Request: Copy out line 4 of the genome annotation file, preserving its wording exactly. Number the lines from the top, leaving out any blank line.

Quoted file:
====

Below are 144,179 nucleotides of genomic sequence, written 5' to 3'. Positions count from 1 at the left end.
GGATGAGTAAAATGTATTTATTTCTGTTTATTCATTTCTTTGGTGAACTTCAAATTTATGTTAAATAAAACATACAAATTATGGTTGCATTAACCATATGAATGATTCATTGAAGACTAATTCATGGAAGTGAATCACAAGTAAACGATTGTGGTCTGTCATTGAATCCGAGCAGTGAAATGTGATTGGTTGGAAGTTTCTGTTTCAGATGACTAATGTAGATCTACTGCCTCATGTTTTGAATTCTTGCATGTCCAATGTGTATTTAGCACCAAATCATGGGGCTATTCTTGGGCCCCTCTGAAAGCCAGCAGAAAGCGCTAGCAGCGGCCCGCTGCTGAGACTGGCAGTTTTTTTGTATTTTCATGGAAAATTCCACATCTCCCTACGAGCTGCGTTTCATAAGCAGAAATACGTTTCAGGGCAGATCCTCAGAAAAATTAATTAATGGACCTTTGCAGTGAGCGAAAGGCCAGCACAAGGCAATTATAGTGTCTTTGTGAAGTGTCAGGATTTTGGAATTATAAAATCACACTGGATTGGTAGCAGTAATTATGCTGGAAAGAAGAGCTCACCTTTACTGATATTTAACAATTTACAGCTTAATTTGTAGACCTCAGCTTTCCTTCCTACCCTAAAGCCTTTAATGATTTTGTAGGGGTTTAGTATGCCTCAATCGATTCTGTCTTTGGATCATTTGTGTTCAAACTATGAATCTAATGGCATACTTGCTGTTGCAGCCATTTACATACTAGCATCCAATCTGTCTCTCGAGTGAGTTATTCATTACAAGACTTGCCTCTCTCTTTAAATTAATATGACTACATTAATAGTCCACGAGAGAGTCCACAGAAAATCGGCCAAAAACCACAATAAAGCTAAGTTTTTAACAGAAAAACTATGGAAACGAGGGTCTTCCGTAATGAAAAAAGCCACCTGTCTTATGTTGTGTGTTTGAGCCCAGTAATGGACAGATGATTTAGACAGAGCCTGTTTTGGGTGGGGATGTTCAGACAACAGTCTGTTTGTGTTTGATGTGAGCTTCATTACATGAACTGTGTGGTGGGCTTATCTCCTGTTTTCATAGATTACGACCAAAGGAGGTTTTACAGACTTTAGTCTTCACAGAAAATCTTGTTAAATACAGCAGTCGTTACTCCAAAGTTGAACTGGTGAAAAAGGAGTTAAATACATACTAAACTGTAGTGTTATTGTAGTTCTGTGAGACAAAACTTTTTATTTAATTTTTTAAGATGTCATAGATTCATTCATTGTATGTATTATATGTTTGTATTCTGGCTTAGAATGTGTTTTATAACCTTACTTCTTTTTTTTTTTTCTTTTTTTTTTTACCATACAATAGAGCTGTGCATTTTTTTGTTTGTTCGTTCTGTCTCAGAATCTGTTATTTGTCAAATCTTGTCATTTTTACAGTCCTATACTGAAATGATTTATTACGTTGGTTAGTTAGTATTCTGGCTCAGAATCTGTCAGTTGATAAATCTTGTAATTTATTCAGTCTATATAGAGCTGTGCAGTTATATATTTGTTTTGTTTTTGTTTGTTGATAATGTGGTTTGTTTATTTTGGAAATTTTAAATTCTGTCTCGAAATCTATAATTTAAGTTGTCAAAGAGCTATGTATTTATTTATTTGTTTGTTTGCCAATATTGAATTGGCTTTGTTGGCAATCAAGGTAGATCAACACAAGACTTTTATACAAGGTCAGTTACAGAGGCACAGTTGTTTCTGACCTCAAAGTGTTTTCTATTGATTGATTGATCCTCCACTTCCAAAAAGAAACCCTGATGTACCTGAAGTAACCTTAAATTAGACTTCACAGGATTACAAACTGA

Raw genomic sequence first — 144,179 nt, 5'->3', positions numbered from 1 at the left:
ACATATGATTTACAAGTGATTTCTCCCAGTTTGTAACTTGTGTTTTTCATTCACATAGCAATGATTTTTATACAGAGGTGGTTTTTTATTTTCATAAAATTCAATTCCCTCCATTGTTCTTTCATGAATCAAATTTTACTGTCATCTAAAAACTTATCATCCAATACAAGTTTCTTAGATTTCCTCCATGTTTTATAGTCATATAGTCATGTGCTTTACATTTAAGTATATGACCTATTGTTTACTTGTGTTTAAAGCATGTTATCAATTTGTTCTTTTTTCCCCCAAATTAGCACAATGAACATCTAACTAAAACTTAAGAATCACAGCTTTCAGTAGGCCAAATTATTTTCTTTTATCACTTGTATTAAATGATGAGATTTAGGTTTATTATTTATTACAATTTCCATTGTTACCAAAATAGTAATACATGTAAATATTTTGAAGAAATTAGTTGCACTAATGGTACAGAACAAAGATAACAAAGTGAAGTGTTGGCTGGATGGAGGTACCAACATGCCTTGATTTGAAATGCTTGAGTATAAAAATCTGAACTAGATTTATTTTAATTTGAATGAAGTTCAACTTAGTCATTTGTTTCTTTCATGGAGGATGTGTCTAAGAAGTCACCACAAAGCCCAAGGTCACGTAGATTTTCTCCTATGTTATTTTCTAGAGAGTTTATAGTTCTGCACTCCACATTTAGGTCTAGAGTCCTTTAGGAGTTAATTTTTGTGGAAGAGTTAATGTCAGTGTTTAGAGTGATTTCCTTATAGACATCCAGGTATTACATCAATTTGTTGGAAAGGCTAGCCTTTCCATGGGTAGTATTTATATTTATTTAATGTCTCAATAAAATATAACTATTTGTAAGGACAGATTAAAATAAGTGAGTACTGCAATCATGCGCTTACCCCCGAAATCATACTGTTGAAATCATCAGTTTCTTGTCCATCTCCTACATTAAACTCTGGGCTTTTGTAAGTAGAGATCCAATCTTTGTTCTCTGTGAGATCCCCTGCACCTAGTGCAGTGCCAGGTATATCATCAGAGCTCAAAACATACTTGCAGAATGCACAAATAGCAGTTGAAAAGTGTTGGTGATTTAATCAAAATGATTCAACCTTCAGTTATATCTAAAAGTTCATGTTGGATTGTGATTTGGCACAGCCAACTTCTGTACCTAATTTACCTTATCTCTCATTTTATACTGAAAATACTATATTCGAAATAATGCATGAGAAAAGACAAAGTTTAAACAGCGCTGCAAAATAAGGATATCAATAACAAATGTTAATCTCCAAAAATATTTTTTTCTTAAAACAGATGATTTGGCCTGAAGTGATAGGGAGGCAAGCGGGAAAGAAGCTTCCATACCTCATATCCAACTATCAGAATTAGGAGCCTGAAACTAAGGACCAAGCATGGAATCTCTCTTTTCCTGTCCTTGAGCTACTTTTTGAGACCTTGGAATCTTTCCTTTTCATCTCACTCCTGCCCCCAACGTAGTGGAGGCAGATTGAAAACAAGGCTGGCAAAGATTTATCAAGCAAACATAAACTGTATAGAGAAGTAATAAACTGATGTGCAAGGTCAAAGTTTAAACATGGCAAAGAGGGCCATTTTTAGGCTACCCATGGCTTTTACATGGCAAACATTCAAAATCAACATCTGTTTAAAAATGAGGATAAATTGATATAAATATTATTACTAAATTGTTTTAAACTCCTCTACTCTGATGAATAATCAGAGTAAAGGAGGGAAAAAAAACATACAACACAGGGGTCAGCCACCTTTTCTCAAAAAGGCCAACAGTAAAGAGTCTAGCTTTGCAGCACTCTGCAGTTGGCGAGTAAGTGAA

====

ACATATGATTTACAAGTGATTTCTCCCAGTTTGTAACTTGTGTTTTTCATTCACATAGCAATGATTTTTATACAGAGGTGGTTTTTTATTTTCATAAAATTCAATTCCCTCCATTGTTCTTTCATGAATCAAATTTTACTGTCATCTAAAAACTTATCATCCAATACAAGTTTCTTAGATTTCCTCCATGTTTTATAGTCATATAGTCATGTGCTTTACATTTAAGTATATGACCTATTGTTTACTTGTGTTTAAAGCATGTTATCAATTTGTTCTTTTTTCCCCCAAATTAGCACAATGAACATCTAACTAAAACTTAAGAATCACAGCTTTCAGTAGGCCAAATTATTTTCTTTTATCACTTGTATTAAATGATGAGATTTAGGTTTATTATTTATTACAATTTCCATTGTTACCAAAATAGTAATACATGTAAATATTTTGAAGAAATTAGTTGCACTAATGGTACAGAACAAAGATAACAAAGTGAAGTGTTGGCTGGATGGAGGTACCAACATGCCTTGATTTGAAATGCTTGAGTATAAAAATCTGAACTAGATTTATTTTAATTTGAATGAAGTTCAACTTAGTCATTTGTTTCTTTCATGGAGGATGTGTCTAAGAAGTCACCACAAAGCCCAAGGTCACGTAGATTTTCTCCTATGTTATTTTCTAGAGAGTTTATAGTTCTGCACTCCACATTTAGGTCTAGAGTCCTTTAGGAGTTAATTTTTGTGGAAGAGTTAATGTCAGTGTTTAGAGTGATTTCCTTATAGACATCCAGGTATTACATCAATTTGTTGGAAAGGCTAGCCTTTCCATGGGTAGTATTTATATTTATTTAATGTCTCAATAAAATATAACTATTTGTAAGGACAGATTAAAATAAGTGAGTACTGCAATCATGCGCTTACCCCCGAAATCATACTGTTGAAATCATCAGTTTCTTGTCCATCTCCTACATTAAACTCTGGGCTTTTGTAAGTAGAGATCCAATCTTTGTTCTCTGTGAGATCCCCTGCACCTAGTGCAGTGCCAGGTATATCATCAGAGCTCAAAACATACTTGCAGAATGCACAAATAGCAGTTGAAAAGTGTTGGTGATTTAATCAAAATGATTCAACCTTCAGTTATATCTAAAAGTTCATGTTGGATTGTGATTTGGCACAGCCAACTTCTGTACCTAATTTACCTTATCTCTCATTTTATACTGAAAATACTATATTCGAAATAATGCATGAGAAAAGACAAAGTTTAAACAGCGCTGCAAAATAAGGATATCAATAACAAATGTTAATCTCCAAAAATATTTTTTTCTTAAAACAGATGATTTGGCCTGAAGTGATAGGGAGGCAAGCGGGAAAGAAGCTTCCATACCTCATATCCAACTATCAGAATTAGGAGCCTGAAACTAAGGACCAAGCATGGAATCTCTCTTTTCCTGTCCTTGAGCTACTTTTTGAGACCTTGGAATCTTTCCTTTTCATCTCACTCCTGCCCCCAACGTAGTGGAGGCAGATTGAAAACAAGGCTGGCAAAGATTTATCAAGCAAACATAAACTGTATAGAGAAGTAATAAACTGATGTGCAAGGTCAAAGTTTAAACATGGCAAAGAGGGCCATTTTTAGGCTACCCATGGCTTTTACATGGCAAACATTCAAAATCAACATCTGTTTAAAAATGAGGATAAATTGATATAAATATTATTACTAAATTGTTTTAAACTCCTCTACTCTGATGAATAATCAGAGTAAAGGAGGGAAAAAAAACATACAACACAGGGGTCAGCCACCTTTTCTCAAAAAGGCCAACAGTAAAGAGTCTAGCTTTGCAGCACTCTGCAGTTGGCGAGTAAGTGAA